32. For some patients, there are foreseeable circumstances when they will have a choice of options at a time when they might find it more difficult to make decisions - for example because:
a. they may be in pain, confused or afraid
b. their capacity or insight may be impaired by their condition or the effects of an intervention
c. a decision may need to be made quickly so there will be less time for dialogue.
33. You should anticipate such circumstances and discuss them with patients in advance if practical, so that when a decision needs to be made patients have already had time and opportunity to consider the relevant information (see paragraph 10). Discussing a risk of serious harm will be easier to do in advance than in a time-pressured situation when the patient might be in pain, confused or afraid, and the mention of potential serious harm for the first time could be distressing.
34. Discussing options in advance doesn't remove the need to have a further dialogue immediately before providing treatment, and at regular intervals as treatment or care progresses. Even if there's a care plan in place, or the patient's made an advance decision, you should still talk to them about the options available in case the options have changed or the patient has changed their mind.
35. If a patient has a condition that is likely to impair their capacity as it progresses, you should sensitively encourage them to think about what they might want to happen if they become unable to make healthcare decisions. You should bear in mind that some patients may not be ready to talk about these issues. Such discussions might include:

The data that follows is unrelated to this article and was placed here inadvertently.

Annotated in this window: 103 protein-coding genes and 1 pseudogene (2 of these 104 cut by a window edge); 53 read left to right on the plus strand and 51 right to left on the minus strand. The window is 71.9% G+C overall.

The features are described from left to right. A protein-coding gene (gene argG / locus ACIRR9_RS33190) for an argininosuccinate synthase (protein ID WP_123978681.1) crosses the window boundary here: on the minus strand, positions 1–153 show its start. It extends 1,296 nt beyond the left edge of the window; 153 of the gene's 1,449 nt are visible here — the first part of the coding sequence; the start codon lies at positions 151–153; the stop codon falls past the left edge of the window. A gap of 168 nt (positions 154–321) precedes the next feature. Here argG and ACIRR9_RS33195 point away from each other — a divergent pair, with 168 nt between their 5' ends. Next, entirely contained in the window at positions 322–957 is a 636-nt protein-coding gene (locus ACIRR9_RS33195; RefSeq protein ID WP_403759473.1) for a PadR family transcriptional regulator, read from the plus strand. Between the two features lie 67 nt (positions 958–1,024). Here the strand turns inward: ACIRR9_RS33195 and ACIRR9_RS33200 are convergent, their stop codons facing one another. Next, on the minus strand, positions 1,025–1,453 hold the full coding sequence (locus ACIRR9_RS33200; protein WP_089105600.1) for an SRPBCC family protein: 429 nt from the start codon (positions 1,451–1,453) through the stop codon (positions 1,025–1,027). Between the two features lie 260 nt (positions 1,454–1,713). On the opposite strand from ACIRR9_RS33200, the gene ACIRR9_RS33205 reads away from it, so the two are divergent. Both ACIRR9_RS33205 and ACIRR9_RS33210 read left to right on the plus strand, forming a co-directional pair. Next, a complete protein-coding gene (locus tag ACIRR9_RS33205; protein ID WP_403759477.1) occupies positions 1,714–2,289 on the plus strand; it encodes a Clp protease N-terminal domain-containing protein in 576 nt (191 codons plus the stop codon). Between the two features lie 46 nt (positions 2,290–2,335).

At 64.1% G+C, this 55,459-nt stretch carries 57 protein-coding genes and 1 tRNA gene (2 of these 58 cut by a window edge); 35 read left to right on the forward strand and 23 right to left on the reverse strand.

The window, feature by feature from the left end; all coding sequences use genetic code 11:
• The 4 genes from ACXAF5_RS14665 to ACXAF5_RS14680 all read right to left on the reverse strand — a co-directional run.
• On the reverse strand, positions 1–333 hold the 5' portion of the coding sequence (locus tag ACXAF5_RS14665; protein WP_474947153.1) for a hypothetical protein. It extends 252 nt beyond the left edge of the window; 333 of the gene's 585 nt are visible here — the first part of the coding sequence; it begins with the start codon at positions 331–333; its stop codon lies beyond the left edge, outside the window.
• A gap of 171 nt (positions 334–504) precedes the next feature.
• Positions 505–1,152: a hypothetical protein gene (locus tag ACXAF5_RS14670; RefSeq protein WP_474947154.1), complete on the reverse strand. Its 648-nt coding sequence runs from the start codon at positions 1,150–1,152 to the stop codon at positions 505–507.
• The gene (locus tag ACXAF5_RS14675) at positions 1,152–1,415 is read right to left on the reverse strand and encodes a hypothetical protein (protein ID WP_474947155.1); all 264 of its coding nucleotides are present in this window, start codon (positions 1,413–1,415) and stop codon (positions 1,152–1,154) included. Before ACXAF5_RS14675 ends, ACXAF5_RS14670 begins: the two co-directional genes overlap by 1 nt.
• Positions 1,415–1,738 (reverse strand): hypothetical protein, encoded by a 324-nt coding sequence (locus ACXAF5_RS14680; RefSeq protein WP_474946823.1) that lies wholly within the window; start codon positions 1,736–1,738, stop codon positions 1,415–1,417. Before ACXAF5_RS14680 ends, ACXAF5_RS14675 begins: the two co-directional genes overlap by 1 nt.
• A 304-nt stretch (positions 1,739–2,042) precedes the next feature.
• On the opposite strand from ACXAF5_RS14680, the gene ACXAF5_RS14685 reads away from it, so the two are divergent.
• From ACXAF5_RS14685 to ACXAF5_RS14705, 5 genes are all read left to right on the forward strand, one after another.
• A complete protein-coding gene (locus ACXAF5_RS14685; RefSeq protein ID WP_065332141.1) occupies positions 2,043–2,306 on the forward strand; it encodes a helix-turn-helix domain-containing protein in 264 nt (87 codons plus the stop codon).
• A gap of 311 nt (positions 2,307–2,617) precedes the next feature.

a. the patient's wishes and fears, their preferences about future options for care, and the values and priorities that influence their decision making
b. any treatment or care the patient might want to refuse, and in what circumstances
c. any interventions that might become necessary in an emergency, such as cardiopulmonary resuscitation (CPR)
d. whether the patient would like anyone else - relatives, friends, carers or representatives - to be involved in decisions about their care.
36. A patient may want to nominate someone to make decisions on their behalf if they lose capacity or they may want to make an advance statement about refusing or requesting a particular treatment. In these circumstances, you should let patients know that there are ways to formalise their wishes and suggest that they seek support and independent advice about this.